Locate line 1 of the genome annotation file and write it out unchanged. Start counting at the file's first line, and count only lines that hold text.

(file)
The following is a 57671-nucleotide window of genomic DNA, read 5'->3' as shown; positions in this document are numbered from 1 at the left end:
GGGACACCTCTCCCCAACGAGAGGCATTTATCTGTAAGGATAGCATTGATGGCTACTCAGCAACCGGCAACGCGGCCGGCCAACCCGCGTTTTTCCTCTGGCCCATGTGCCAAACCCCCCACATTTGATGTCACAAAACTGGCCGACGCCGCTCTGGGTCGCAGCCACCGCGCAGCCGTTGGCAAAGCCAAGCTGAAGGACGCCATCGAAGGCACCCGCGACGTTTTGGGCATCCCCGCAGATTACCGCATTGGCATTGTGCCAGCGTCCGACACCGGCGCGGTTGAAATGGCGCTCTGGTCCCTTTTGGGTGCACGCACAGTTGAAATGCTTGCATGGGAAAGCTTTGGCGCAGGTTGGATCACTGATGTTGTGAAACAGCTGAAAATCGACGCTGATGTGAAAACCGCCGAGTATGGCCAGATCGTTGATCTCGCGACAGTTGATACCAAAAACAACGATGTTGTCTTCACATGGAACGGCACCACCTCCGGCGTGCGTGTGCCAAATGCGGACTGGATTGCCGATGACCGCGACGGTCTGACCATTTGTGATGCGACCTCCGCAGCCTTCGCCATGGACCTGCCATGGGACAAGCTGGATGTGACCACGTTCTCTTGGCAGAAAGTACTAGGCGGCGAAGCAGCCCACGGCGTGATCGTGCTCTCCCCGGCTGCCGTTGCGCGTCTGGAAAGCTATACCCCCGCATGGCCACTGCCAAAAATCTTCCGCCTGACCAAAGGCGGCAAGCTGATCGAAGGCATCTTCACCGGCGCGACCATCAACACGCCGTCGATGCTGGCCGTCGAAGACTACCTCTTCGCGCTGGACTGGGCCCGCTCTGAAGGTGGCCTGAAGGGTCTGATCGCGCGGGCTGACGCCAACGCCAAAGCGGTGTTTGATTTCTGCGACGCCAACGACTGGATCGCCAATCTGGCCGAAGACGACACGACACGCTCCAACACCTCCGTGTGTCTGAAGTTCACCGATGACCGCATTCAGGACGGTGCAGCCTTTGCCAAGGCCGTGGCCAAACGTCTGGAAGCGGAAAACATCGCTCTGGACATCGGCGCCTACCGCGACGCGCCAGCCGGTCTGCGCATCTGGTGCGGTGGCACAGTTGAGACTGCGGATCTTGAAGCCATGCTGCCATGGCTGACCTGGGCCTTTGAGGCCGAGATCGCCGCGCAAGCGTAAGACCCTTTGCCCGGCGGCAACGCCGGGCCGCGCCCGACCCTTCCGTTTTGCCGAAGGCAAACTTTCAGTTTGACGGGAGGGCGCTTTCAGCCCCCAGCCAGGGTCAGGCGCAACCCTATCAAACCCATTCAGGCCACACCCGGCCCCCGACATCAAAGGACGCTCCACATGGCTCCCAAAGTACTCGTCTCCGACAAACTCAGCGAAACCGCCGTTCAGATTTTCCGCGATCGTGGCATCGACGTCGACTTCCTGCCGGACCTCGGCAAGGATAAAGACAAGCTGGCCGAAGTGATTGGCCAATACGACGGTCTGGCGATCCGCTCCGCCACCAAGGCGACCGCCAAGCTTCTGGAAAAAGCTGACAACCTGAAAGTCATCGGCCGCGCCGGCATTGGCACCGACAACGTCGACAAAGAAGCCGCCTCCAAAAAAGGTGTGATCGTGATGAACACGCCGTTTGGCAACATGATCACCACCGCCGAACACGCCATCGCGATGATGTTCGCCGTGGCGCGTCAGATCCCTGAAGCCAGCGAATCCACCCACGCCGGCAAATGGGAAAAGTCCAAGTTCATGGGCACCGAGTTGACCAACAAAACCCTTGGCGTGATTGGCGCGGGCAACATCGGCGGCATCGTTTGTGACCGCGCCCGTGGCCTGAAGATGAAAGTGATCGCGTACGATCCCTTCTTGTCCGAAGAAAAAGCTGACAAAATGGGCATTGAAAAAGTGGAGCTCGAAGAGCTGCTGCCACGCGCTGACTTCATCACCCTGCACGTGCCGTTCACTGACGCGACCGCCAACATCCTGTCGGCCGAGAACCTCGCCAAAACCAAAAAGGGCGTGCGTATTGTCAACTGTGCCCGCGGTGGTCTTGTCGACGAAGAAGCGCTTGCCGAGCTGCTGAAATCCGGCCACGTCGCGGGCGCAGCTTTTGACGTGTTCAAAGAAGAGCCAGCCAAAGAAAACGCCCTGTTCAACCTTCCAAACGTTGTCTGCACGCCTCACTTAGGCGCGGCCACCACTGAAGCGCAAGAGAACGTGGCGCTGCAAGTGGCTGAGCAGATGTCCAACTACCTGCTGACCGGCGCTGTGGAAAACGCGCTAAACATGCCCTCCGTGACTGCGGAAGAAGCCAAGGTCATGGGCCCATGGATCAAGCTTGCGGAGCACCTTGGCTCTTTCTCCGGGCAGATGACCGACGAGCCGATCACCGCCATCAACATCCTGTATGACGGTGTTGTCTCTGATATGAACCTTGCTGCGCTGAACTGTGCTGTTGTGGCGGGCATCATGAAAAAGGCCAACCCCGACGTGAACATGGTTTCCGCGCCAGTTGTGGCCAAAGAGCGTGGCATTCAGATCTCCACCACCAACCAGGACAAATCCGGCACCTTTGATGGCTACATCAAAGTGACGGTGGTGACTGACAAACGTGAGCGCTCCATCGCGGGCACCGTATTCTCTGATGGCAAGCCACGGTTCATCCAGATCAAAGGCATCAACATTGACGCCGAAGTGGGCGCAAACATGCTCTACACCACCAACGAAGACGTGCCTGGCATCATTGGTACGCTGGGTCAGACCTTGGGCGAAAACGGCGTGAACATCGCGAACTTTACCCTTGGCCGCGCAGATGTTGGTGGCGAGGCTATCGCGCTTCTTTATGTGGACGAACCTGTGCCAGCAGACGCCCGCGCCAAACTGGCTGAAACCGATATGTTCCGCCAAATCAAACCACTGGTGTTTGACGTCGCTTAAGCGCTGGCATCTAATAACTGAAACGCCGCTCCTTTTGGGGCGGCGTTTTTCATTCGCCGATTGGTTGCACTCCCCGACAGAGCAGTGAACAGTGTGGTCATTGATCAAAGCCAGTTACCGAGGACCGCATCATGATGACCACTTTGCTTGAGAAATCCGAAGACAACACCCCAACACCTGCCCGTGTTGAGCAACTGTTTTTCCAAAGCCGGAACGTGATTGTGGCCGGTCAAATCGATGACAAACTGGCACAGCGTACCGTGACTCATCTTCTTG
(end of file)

The following is a 57671-nucleotide window of genomic DNA, read 5'->3' as shown; positions in this document are numbered from 1 at the left end: